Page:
Fascinating Secrets of 10 Forbidden Places You’ll Never Be Allowed Visit
There’s a place in Beijing called the Forbidden City, but you have a much greater chance of touring it than you do gaining access to any of these truly off-limits places.
Around the world are pockets shrouded in complete seclusion for one reason or another. Some are restricted for your own safety. Others are for the residents’ safety. Then there are restricted access areas where only individuals with top security clearance can enter.
The one thing they all have in common? You’re most likely never going to step foot into the area, no matter how much you want to. Read on to see the most off-limits locations in the world.
1. Snake Island, Brazil
Imagine a place so overrun with the world’s deadliest snakes that you can barely put your foot down without stepping on one. It probably sounds like a horror movie, right? But this place exists.
Brazil’s Ilha da Queimada Grande, also called Snake Island, has an extremely high population of golden lancehead vipers. This snake’s poison is so potent that it melts human flesh around the bite area and kills victims in under an hour. A few people lived on the island to run the lighthouse up until the 1920s when the last keeper and his entire family were killed by a group of snakes who slithered into their home through the windows.
Rumor has it that there’s one snake per square meter on parts of the island, which is why the Brazilian government never allows tourists to visit. Research teams are granted access only if they bring a doctor along.
Next: North Sentinel Island, India
2. North Sentinel Island, India
Remaining completely isolated from modern society isn’t easy, but that’s exactly what the Sentinelese tribe on North Sentinel Island has managed to do for 60,000 years. The Indian government allows them to remain isolated from society, and it’s illegal to come within 5 kilometers of the island.
Since the indigenous people haven’t built up immunity to common disease, they fear outsiders with a vengeance. When two fishermen accidentally drifted too close to the island, members of the tribe immediately killed them. Helicopters that fly too close are shot with arrows. That’s why they’re considered one of the most dangerous tribes in existence.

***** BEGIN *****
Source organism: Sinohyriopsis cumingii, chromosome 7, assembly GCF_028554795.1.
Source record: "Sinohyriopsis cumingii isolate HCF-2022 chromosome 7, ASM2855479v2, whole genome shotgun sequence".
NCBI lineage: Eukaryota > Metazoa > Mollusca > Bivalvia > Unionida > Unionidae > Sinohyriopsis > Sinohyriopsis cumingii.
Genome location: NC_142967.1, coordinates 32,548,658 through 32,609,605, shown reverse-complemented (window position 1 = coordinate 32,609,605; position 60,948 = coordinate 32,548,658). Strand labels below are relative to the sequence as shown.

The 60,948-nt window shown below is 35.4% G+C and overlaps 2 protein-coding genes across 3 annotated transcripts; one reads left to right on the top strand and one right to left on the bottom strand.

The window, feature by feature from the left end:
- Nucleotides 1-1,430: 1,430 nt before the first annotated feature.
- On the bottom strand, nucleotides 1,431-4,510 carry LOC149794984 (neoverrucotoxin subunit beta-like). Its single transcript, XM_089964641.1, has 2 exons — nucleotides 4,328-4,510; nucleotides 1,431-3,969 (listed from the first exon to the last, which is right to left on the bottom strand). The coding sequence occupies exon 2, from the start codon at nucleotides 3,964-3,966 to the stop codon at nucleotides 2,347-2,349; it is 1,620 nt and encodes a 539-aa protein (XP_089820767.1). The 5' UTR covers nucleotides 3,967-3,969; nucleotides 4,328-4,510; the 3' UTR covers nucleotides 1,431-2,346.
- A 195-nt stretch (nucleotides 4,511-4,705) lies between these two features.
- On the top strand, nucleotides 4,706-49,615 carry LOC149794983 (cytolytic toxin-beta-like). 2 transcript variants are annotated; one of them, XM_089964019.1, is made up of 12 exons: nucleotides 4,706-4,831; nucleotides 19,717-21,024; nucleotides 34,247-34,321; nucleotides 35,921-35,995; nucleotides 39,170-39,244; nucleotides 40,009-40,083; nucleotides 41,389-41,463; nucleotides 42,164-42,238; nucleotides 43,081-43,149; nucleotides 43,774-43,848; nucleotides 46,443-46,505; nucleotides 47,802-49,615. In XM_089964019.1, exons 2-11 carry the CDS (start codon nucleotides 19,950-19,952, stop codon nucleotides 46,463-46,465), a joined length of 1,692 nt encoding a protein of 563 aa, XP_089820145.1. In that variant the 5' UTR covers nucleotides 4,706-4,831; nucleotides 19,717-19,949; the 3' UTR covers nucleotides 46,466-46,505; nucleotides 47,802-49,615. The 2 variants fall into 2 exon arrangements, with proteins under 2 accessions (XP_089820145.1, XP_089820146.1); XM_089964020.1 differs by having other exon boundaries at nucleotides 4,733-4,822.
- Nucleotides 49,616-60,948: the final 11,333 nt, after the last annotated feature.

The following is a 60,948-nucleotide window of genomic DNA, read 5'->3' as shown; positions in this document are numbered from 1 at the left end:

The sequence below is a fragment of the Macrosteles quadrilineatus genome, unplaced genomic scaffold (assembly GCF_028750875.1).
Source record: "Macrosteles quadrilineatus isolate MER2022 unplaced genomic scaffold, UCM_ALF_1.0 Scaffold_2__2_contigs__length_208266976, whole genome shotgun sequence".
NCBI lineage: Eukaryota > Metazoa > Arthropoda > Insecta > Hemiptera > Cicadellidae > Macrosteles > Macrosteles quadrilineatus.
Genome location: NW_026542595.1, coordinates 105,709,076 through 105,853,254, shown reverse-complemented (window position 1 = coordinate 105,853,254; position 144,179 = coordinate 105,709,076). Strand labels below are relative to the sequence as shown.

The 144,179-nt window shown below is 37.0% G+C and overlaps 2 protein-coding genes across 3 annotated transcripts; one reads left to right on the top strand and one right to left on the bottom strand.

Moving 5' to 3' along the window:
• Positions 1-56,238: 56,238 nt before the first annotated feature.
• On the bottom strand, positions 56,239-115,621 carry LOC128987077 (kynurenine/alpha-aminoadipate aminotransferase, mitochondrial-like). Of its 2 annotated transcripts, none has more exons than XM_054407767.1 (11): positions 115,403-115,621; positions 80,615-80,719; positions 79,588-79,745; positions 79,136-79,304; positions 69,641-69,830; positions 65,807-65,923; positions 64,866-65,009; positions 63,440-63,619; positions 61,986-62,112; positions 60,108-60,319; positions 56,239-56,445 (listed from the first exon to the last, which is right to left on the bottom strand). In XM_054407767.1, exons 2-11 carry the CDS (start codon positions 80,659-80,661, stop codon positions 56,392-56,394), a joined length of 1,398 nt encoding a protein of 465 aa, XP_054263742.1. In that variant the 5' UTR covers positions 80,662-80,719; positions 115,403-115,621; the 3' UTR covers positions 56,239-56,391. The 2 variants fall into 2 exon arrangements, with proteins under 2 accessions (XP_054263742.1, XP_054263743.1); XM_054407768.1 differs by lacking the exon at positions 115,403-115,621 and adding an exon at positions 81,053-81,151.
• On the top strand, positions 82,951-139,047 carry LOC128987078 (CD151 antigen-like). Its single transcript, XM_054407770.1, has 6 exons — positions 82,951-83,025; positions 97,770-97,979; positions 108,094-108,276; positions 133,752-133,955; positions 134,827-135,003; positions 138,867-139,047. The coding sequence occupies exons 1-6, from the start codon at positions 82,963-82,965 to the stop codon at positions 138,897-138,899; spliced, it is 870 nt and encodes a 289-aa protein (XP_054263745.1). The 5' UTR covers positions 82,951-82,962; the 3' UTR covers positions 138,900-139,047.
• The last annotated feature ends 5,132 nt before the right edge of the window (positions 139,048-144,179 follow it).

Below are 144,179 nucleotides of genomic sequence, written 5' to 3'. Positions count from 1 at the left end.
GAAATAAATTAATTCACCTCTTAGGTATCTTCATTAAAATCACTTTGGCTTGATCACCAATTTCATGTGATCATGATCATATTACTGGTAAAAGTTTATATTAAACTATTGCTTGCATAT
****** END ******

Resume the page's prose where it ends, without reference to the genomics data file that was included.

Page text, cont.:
Next: U.N. Buffer Zone, Cyprus
3. U.N. Buffer Zone, Cyprus
This no man’s land was established by the United Nations following the Turkish invasion of Cyprus.
In 1974, the Cyprus National Guard staged a coup. Turkey responded by invading Cyprus and a ceasefire was reached soon after. Now the island is split between Turks in the North and ethnic Greeks in the south with a huge buffer zone in the middle. This area still has crumbling businesses, houses, and even an airport that were abandoned after the war and remain that way to this day.
Next: Fort Knox, Kentucky
4. Fort Knox, Kentucky
There’s a good reason why “as secure as Fort Knox” is a common expression.
The vault at Fort Knox contains most of the country’s gold reserve and it’s one of the best-protected places on Earth. Rumor has it that the grounds are surrounded by landmines, and the building itself is made of concrete-lined granite that’s reinforced with heavy steel.
There’s not one person who can get into the vault, but rather several employees know small pieces of the combination, and no one can access the gold. Only one president in history (Franklin D. Roosevelt) has been inside the vault.
Next: Tomb of the Qin Shi Huang, China
5. Tomb of the Qin Shi Huang, China